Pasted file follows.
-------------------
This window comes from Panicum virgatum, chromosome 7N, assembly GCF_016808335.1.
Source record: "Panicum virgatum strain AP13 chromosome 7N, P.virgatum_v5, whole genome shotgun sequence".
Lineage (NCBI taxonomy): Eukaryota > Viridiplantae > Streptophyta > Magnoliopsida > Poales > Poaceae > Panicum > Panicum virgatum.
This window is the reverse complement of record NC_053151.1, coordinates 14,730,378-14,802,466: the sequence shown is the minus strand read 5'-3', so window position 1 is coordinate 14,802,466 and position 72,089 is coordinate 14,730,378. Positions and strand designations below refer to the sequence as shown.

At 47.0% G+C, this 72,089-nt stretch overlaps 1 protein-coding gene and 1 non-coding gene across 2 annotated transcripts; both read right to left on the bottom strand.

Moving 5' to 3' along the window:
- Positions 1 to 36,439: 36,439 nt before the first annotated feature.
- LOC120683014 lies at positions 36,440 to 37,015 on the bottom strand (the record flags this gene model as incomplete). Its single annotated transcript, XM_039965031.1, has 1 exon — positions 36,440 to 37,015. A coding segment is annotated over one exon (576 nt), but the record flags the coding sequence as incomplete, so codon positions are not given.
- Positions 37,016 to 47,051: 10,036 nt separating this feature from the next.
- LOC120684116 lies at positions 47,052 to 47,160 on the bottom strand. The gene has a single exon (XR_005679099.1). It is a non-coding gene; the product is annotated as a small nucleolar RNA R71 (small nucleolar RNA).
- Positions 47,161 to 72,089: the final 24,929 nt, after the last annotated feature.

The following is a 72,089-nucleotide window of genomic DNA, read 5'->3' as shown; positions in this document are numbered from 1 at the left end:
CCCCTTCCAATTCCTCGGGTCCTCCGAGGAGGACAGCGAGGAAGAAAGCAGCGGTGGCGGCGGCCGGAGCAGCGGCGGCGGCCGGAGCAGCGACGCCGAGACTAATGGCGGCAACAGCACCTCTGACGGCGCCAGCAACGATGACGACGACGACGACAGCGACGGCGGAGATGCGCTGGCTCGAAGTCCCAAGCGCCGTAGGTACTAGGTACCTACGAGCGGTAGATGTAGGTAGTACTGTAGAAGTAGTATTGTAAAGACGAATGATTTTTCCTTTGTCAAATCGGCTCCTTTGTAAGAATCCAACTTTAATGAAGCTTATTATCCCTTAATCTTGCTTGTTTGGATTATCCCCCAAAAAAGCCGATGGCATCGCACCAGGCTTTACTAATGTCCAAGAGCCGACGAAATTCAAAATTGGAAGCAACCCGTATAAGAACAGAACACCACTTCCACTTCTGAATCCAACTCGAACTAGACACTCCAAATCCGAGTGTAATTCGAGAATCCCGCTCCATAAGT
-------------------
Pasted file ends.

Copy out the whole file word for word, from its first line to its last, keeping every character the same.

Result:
This window comes from Panicum virgatum, chromosome 7N, assembly GCF_016808335.1.
Source record: "Panicum virgatum strain AP13 chromosome 7N, P.virgatum_v5, whole genome shotgun sequence".
Lineage (NCBI taxonomy): Eukaryota > Viridiplantae > Streptophyta > Magnoliopsida > Poales > Poaceae > Panicum > Panicum virgatum.
This window is the reverse complement of record NC_053151.1, coordinates 14,730,378-14,802,466: the sequence shown is the minus strand read 5'-3', so window position 1 is coordinate 14,802,466 and position 72,089 is coordinate 14,730,378. Positions and strand designations below refer to the sequence as shown.

At 47.0% G+C, this 72,089-nt stretch overlaps 1 protein-coding gene and 1 non-coding gene across 2 annotated transcripts; both read right to left on the bottom strand.

Moving 5' to 3' along the window:
- Positions 1 to 36,439: 36,439 nt before the first annotated feature.
- LOC120683014 lies at positions 36,440 to 37,015 on the bottom strand (the record flags this gene model as incomplete). Its single annotated transcript, XM_039965031.1, has 1 exon — positions 36,440 to 37,015. A coding segment is annotated over one exon (576 nt), but the record flags the coding sequence as incomplete, so codon positions are not given.
- Positions 37,016 to 47,051: 10,036 nt separating this feature from the next.
- LOC120684116 lies at positions 47,052 to 47,160 on the bottom strand. The gene has a single exon (XR_005679099.1). It is a non-coding gene; the product is annotated as a small nucleolar RNA R71 (small nucleolar RNA).
- Positions 47,161 to 72,089: the final 24,929 nt, after the last annotated feature.

The following is a 72,089-nucleotide window of genomic DNA, read 5'->3' as shown; positions in this document are numbered from 1 at the left end:
CCCCTTCCAATTCCTCGGGTCCTCCGAGGAGGACAGCGAGGAAGAAAGCAGCGGTGGCGGCGGCCGGAGCAGCGGCGGCGGCCGGAGCAGCGACGCCGAGACTAATGGCGGCAACAGCACCTCTGACGGCGCCAGCAACGATGACGACGACGACGACAGCGACGGCGGAGATGCGCTGGCTCGAAGTCCCAAGCGCCGTAGGTACTAGGTACCTACGAGCGGTAGATGTAGGTAGTACTGTAGAAGTAGTATTGTAAAGACGAATGATTTTTCCTTTGTCAAATCGGCTCCTTTGTAAGAATCCAACTTTAATGAAGCTTATTATCCCTTAATCTTGCTTGTTTGGATTATCCCCCAAAAAAGCCGATGGCATCGCACCAGGCTTTACTAATGTCCAAGAGCCGACGAAATTCAAAATTGGAAGCAACCCGTATAAGAACAGAACACCACTTCCACTTCTGAATCCAACTCGAACTAGACACTCCAAATCCGAGTGTAATTCGAGAATCCCGCTCCATAAGT